“When the bottom drops out, the average is different,” Elise Gould, senior economist at the Economic Policy Institute, told CNN Business.
The change highlights that the nation is still a long way away from a recovered labor market, with low-income workers still bearing the brunt of the pandemic crisis.
The leisure and hospitality sectors, which registered the biggest job losses due to the pandemic and the social distancing protocols it brought on, already paid below average earnings.
Similar dynamics are affecting the length of the average workweek.
As lower-paying jobs get added back as part of the long-awaited full reopening of the economy, average hourly earnings, as well as hours worked per week, will probably go down again, Gould said.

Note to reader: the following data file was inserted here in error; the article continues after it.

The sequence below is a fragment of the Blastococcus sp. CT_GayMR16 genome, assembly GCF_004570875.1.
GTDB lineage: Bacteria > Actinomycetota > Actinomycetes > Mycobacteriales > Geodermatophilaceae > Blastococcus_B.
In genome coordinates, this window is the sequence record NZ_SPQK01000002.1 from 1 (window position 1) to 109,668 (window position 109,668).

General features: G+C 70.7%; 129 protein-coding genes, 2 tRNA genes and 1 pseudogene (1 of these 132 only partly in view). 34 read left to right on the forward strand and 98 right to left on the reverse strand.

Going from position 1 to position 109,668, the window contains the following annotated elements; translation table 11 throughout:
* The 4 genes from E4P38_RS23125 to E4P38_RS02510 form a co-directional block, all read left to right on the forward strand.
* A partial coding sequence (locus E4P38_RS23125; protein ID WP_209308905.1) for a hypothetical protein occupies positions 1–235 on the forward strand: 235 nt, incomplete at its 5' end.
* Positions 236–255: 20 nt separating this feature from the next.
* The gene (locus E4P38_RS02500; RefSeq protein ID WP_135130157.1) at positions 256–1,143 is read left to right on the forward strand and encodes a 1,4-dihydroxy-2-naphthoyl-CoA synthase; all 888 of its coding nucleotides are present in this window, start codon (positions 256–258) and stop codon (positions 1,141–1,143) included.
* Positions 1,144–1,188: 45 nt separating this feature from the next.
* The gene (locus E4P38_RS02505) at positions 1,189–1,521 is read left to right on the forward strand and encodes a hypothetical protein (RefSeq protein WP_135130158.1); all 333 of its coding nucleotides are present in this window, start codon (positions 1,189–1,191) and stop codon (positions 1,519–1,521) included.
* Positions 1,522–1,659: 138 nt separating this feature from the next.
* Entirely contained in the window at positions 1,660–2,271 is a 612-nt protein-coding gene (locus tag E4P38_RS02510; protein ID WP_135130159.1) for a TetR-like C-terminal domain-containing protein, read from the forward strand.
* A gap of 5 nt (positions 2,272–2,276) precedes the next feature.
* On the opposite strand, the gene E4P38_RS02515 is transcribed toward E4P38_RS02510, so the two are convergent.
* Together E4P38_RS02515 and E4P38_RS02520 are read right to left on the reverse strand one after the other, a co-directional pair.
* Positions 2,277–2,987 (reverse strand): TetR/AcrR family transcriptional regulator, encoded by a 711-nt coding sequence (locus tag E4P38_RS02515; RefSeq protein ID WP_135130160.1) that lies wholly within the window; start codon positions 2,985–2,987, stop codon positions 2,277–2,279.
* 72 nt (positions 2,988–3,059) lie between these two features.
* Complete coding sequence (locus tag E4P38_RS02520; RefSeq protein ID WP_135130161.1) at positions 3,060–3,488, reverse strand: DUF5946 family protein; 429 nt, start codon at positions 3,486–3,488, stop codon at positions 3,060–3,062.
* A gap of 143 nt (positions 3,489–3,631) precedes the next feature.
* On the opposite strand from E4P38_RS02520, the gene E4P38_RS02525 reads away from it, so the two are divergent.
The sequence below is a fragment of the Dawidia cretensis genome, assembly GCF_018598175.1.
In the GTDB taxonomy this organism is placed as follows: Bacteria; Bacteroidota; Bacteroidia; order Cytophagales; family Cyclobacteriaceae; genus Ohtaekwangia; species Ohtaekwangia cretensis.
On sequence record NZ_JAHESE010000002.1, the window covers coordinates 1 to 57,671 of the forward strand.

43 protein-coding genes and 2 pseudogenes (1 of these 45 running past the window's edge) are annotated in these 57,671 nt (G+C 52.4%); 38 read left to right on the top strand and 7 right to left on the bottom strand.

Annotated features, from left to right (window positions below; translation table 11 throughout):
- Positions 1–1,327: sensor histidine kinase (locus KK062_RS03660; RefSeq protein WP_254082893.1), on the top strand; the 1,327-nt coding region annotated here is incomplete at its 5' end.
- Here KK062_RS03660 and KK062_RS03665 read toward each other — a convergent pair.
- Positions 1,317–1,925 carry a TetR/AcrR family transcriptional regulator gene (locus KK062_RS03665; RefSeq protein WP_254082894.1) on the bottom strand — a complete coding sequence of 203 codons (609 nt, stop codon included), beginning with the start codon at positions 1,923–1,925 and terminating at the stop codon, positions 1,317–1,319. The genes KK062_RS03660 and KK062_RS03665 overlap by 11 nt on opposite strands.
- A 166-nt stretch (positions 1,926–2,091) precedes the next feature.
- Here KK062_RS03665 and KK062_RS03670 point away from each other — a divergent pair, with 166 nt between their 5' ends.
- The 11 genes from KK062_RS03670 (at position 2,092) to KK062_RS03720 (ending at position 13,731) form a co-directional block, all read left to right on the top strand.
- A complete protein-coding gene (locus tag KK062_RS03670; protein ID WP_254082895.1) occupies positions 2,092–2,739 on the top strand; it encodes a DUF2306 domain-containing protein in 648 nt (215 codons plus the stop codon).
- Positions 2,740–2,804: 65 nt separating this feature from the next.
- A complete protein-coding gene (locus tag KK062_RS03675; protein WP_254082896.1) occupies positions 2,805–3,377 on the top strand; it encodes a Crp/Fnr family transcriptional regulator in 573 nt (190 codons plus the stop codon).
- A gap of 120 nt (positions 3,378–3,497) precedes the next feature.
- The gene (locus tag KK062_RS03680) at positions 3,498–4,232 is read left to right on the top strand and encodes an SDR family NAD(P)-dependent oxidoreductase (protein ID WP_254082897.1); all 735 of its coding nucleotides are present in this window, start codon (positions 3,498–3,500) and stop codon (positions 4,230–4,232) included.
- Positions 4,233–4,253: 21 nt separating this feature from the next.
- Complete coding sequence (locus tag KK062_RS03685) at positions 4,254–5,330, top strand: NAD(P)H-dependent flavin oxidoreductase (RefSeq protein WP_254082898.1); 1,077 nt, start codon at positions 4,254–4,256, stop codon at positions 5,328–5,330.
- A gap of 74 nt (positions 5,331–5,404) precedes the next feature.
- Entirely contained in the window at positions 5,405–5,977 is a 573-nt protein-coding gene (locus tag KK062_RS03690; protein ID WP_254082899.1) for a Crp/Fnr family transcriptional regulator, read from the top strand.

Economists worry that the reopening of the economy and high demand for jobs in hospitality and leisure will make it harder for workers to negotiate for better pay.
“One reason minimum wage in [President Joe Biden’s proposed] stimulus package would have been great is because these people have no bargaining power,” Gould said.
It’s still up to Washington to support the millions of people who remain jobless and who might return to a lower paying job in the future. That will make it more difficult to compensate for the wages lost in the meantime.